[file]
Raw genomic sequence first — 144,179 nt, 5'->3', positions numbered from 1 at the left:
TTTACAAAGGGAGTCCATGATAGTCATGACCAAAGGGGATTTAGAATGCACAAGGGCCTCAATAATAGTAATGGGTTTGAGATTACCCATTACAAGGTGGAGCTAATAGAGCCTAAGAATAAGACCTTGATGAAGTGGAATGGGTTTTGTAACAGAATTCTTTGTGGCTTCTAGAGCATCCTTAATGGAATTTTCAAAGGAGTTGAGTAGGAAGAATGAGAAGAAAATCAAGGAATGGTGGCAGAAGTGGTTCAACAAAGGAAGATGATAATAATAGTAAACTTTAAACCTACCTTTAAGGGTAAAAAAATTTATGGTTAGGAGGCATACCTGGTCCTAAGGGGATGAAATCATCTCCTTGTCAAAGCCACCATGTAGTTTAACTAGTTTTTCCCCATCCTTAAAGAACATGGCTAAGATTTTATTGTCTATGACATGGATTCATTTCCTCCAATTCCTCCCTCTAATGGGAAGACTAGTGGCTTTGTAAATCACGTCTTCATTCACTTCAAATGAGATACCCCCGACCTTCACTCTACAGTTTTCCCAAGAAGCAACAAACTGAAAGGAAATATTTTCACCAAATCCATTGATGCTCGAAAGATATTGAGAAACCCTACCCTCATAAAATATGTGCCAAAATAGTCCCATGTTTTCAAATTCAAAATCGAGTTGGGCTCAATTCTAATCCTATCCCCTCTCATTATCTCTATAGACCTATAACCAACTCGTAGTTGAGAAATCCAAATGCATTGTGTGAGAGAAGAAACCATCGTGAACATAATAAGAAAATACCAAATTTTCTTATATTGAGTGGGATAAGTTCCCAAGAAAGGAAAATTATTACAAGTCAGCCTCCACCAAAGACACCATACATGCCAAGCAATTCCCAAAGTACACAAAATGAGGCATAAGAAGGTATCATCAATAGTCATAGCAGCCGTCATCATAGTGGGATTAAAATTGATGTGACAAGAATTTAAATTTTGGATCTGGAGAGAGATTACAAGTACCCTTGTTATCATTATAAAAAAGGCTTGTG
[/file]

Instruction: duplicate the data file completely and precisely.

Raw genomic sequence first — 144,179 nt, 5'->3', positions numbered from 1 at the left:
TTTACAAAGGGAGTCCATGATAGTCATGACCAAAGGGGATTTAGAATGCACAAGGGCCTCAATAATAGTAATGGGTTTGAGATTACCCATTACAAGGTGGAGCTAATAGAGCCTAAGAATAAGACCTTGATGAAGTGGAATGGGTTTTGTAACAGAATTCTTTGTGGCTTCTAGAGCATCCTTAATGGAATTTTCAAAGGAGTTGAGTAGGAAGAATGAGAAGAAAATCAAGGAATGGTGGCAGAAGTGGTTCAACAAAGGAAGATGATAATAATAGTAAACTTTAAACCTACCTTTAAGGGTAAAAAAATTTATGGTTAGGAGGCATACCTGGTCCTAAGGGGATGAAATCATCTCCTTGTCAAAGCCACCATGTAGTTTAACTAGTTTTTCCCCATCCTTAAAGAACATGGCTAAGATTTTATTGTCTATGACATGGATTCATTTCCTCCAATTCCTCCCTCTAATGGGAAGACTAGTGGCTTTGTAAATCACGTCTTCATTCACTTCAAATGAGATACCCCCGACCTTCACTCTACAGTTTTCCCAAGAAGCAACAAACTGAAAGGAAATATTTTCACCAAATCCATTGATGCTCGAAAGATATTGAGAAACCCTACCCTCATAAAATATGTGCCAAAATAGTCCCATGTTTTCAAATTCAAAATCGAGTTGGGCTCAATTCTAATCCTATCCCCTCTCATTATCTCTATAGACCTATAACCAACTCGTAGTTGAGAAATCCAAATGCATTGTGTGAGAGAAGAAACCATCGTGAACATAATAAGAAAATACCAAATTTTCTTATATTGAGTGGGATAAGTTCCCAAGAAAGGAAAATTATTACAAGTCAGCCTCCACCAAAGACACCATACATGCCAAGCAATTCCCAAAGTACACAAAATGAGGCATAAGAAGGTATCATCAATAGTCATAGCAGCCGTCATCATAGTGGGATTAAAATTGATGTGACAAGAATTTAAATTTTGGATCTGGAGAGAGATTACAAGTACCCTTGTTATCATTATAAAAAAGGCTTGTG